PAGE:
Lieutenant General Austin “Scott” Miller is the quintessential United States Army officer. He is extraordinarily dedicated, intensely focused on the missions assigned to him, and very brave.
Unfortunately, all that superior experience may be lost on his next mission: command of all U.S. and coalition forces in Afghanistan, a graveyard not only of empires, but American military strategy, policy, and diplomacy over the last 17 years.
From the moment he graduated from the West Point Military Academy in 1983, Miller has been immersed in the world of special operations. He served in the Army Rangers and was inducted into the elite Delta Force, earning a Bronze Star for leading the infamous extraction mission in Mogadishu, Somalia. Eight years later, Miller was one of the first Americans on the ground in Afghanistan after the 9/11 attacks. He took command of Delta Force in 2005, an especially bloody time in Iraq. And he ascended to the top of the special operations community in 2016 as head of the Joint Special Operations Command (JSOC) headquarters, which was once infamous for manhunting and so-called enhanced interrogation tactics under General Stanley McChrystal (who himself tried and failed to turn things around in Afghanistan during the Obama administration).
According to reports published over the last week, Miller will take on this new command soon, as President Donald Trump is increasing the U.S. force level on the ground by about 4,000 troops. A senior military source who has since retired told TAC that Miller’s leadership capabilities, past experience in Afghanistan, and long-term relationships with Afghan military and police officials is the ideal combination at this point in the war—though considering his 16 predecessors had varying “ideal” qualities suitable to the task, it’s hard to believe victory can come down to one man anymore.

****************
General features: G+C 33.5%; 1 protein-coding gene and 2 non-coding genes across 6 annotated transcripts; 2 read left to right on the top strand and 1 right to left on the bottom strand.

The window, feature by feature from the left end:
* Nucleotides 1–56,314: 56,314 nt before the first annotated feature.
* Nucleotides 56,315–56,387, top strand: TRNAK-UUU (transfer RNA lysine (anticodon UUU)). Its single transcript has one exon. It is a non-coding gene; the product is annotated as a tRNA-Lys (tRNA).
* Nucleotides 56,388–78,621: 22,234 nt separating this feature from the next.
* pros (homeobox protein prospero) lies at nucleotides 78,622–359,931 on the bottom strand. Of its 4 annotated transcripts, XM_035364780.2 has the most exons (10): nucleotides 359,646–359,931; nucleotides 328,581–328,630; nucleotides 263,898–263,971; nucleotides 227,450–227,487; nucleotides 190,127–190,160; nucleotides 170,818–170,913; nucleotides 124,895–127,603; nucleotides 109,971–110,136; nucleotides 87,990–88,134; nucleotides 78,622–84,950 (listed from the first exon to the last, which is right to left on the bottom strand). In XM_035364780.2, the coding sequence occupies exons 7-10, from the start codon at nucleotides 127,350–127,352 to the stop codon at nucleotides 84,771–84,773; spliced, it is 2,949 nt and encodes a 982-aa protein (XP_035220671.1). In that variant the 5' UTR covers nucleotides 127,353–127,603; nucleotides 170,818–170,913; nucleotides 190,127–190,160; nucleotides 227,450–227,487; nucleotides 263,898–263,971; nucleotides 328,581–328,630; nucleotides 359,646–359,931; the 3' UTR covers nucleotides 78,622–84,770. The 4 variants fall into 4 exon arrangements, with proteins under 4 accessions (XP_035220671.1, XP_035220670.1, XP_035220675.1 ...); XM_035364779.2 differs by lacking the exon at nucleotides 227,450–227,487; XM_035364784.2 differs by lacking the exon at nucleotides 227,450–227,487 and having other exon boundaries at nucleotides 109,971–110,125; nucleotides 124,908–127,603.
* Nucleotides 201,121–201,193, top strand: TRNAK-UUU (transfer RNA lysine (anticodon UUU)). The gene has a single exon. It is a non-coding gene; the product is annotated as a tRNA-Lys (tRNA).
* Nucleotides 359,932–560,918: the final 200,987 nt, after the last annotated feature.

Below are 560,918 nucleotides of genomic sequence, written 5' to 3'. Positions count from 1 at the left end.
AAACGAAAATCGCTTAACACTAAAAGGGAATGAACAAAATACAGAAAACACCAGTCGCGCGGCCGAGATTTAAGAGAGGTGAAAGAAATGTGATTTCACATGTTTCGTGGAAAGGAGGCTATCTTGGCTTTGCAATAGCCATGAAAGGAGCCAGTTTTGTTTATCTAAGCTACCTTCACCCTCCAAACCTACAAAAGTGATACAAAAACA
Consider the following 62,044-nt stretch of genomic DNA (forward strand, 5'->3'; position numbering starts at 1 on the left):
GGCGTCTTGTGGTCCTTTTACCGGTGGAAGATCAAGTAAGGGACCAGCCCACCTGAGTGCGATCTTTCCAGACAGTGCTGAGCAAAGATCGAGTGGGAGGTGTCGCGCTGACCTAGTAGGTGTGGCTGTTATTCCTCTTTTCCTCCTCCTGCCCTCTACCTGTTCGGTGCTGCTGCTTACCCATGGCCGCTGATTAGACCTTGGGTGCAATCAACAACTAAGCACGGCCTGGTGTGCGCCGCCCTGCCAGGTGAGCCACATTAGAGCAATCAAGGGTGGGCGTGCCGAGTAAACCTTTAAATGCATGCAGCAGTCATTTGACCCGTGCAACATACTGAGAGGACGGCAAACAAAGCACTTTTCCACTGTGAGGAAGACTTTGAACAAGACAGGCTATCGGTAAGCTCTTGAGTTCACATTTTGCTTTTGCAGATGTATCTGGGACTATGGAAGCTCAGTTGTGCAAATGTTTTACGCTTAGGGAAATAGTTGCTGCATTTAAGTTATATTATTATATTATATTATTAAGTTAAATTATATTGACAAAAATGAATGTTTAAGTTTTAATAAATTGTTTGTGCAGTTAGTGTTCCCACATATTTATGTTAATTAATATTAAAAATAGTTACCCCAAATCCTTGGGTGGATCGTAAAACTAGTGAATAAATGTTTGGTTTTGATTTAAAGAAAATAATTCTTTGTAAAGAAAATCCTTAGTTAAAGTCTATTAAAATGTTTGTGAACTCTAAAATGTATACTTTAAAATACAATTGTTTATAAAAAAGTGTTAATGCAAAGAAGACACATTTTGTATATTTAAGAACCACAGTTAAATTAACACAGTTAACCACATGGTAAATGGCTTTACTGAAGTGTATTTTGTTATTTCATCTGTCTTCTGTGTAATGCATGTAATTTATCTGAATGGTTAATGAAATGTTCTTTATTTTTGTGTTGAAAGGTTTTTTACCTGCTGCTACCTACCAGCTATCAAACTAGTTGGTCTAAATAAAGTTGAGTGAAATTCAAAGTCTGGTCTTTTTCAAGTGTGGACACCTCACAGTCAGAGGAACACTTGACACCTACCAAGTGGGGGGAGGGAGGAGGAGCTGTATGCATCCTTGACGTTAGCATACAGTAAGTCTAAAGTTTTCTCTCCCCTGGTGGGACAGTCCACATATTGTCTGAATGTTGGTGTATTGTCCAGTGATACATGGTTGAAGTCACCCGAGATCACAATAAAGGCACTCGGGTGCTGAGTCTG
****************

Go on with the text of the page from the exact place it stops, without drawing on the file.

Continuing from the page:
The White House certainly hopes this is the case. But nine months after President Trump addressed the American people on his updated South Asia strategy, the indicators in Afghanistan are about as depressing as they’ve ever been. While commanders on the ground ritualistically cite progress to the Pentagon Press Corps, government watchdogs have only grim metrics to share. In his last quarterly report, John Sopko—the special inspector general for Afghanistan reconstruction—assessed that over a third of the Afghan population is outside of Kabul’s control, and only 56.3 percent of the country’s districts can be categorized as Afghan-controlled or influenced. In effect, the insurgency controls the most terrain since the special inspector general started keeping records.
The Afghan army and national police, despite slow improvements in field operations, remain besieged by a multitude of internal problems. The Defense Department’s inspector general overseeing Operation Freedom Sentinel has documented troubling attribution issues within the Afghan national security forces—so much so that the combined force is almost 39,000 personnel short of its authorized level.